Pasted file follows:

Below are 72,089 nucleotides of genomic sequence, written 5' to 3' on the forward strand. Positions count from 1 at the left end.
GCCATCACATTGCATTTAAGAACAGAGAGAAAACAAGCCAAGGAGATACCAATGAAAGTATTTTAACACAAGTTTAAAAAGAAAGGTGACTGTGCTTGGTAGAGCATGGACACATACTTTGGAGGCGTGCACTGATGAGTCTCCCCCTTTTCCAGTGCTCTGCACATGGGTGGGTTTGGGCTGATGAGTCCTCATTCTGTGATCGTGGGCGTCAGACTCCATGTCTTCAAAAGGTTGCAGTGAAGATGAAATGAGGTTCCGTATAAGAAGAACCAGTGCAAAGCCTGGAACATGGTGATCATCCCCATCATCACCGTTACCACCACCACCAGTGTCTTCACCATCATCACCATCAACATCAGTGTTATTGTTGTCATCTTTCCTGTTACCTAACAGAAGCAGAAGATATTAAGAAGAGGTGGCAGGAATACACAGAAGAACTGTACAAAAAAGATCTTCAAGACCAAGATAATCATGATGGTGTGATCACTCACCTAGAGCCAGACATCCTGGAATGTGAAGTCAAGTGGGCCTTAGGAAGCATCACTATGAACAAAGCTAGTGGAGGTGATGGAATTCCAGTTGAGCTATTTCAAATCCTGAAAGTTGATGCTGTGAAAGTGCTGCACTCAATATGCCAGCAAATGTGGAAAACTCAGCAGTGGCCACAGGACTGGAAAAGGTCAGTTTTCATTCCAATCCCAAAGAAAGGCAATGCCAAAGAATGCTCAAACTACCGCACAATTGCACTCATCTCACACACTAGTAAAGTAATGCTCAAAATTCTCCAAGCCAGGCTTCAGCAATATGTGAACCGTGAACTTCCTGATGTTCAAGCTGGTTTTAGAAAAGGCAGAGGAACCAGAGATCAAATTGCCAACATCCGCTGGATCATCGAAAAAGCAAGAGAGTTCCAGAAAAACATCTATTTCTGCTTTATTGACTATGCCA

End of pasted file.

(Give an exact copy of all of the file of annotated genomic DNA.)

Below are 72,089 nucleotides of genomic sequence, written 5' to 3' on the forward strand. Positions count from 1 at the left end.
GCCATCACATTGCATTTAAGAACAGAGAGAAAACAAGCCAAGGAGATACCAATGAAAGTATTTTAACACAAGTTTAAAAAGAAAGGTGACTGTGCTTGGTAGAGCATGGACACATACTTTGGAGGCGTGCACTGATGAGTCTCCCCCTTTTCCAGTGCTCTGCACATGGGTGGGTTTGGGCTGATGAGTCCTCATTCTGTGATCGTGGGCGTCAGACTCCATGTCTTCAAAAGGTTGCAGTGAAGATGAAATGAGGTTCCGTATAAGAAGAACCAGTGCAAAGCCTGGAACATGGTGATCATCCCCATCATCACCGTTACCACCACCACCAGTGTCTTCACCATCATCACCATCAACATCAGTGTTATTGTTGTCATCTTTCCTGTTACCTAACAGAAGCAGAAGATATTAAGAAGAGGTGGCAGGAATACACAGAAGAACTGTACAAAAAAGATCTTCAAGACCAAGATAATCATGATGGTGTGATCACTCACCTAGAGCCAGACATCCTGGAATGTGAAGTCAAGTGGGCCTTAGGAAGCATCACTATGAACAAAGCTAGTGGAGGTGATGGAATTCCAGTTGAGCTATTTCAAATCCTGAAAGTTGATGCTGTGAAAGTGCTGCACTCAATATGCCAGCAAATGTGGAAAACTCAGCAGTGGCCACAGGACTGGAAAAGGTCAGTTTTCATTCCAATCCCAAAGAAAGGCAATGCCAAAGAATGCTCAAACTACCGCACAATTGCACTCATCTCACACACTAGTAAAGTAATGCTCAAAATTCTCCAAGCCAGGCTTCAGCAATATGTGAACCGTGAACTTCCTGATGTTCAAGCTGGTTTTAGAAAAGGCAGAGGAACCAGAGATCAAATTGCCAACATCCGCTGGATCATCGAAAAAGCAAGAGAGTTCCAGAAAAACATCTATTTCTGCTTTATTGACTATGCCA